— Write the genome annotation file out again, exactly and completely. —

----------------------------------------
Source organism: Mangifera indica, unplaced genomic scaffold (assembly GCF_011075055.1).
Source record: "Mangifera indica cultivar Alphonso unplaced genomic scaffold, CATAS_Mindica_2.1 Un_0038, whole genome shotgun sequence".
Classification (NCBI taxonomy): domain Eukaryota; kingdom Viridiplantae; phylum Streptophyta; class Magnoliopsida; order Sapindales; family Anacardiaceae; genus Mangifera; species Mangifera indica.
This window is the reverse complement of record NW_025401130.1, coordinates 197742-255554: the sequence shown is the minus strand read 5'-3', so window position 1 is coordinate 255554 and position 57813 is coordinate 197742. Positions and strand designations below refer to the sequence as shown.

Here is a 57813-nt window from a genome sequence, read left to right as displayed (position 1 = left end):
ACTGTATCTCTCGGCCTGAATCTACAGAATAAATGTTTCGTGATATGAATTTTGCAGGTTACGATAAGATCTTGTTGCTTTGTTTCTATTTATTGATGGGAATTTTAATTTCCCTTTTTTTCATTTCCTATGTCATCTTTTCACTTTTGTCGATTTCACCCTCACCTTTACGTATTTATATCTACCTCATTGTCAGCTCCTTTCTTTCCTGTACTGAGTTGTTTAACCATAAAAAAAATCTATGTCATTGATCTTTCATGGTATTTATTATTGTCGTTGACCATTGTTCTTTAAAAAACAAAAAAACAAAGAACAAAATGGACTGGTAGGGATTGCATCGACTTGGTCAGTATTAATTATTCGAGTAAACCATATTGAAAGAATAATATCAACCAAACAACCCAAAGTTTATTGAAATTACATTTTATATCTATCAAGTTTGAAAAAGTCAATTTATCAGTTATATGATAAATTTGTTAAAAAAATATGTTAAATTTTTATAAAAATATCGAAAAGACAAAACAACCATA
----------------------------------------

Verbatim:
Source organism: Mangifera indica, unplaced genomic scaffold (assembly GCF_011075055.1).
Source record: "Mangifera indica cultivar Alphonso unplaced genomic scaffold, CATAS_Mindica_2.1 Un_0038, whole genome shotgun sequence".
Classification (NCBI taxonomy): domain Eukaryota; kingdom Viridiplantae; phylum Streptophyta; class Magnoliopsida; order Sapindales; family Anacardiaceae; genus Mangifera; species Mangifera indica.
This window is the reverse complement of record NW_025401130.1, coordinates 197742-255554: the sequence shown is the minus strand read 5'-3', so window position 1 is coordinate 255554 and position 57813 is coordinate 197742. Positions and strand designations below refer to the sequence as shown.

Here is a 57813-nt window from a genome sequence, read left to right as displayed (position 1 = left end):
ACTGTATCTCTCGGCCTGAATCTACAGAATAAATGTTTCGTGATATGAATTTTGCAGGTTACGATAAGATCTTGTTGCTTTGTTTCTATTTATTGATGGGAATTTTAATTTCCCTTTTTTTCATTTCCTATGTCATCTTTTCACTTTTGTCGATTTCACCCTCACCTTTACGTATTTATATCTACCTCATTGTCAGCTCCTTTCTTTCCTGTACTGAGTTGTTTAACCATAAAAAAAATCTATGTCATTGATCTTTCATGGTATTTATTATTGTCGTTGACCATTGTTCTTTAAAAAACAAAAAAACAAAGAACAAAATGGACTGGTAGGGATTGCATCGACTTGGTCAGTATTAATTATTCGAGTAAACCATATTGAAAGAATAATATCAACCAAACAACCCAAAGTTTATTGAAATTACATTTTATATCTATCAAGTTTGAAAAAGTCAATTTATCAGTTATATGATAAATTTGTTAAAAAAATATGTTAAATTTTTATAAAAATATCGAAAAGACAAAACAACCATA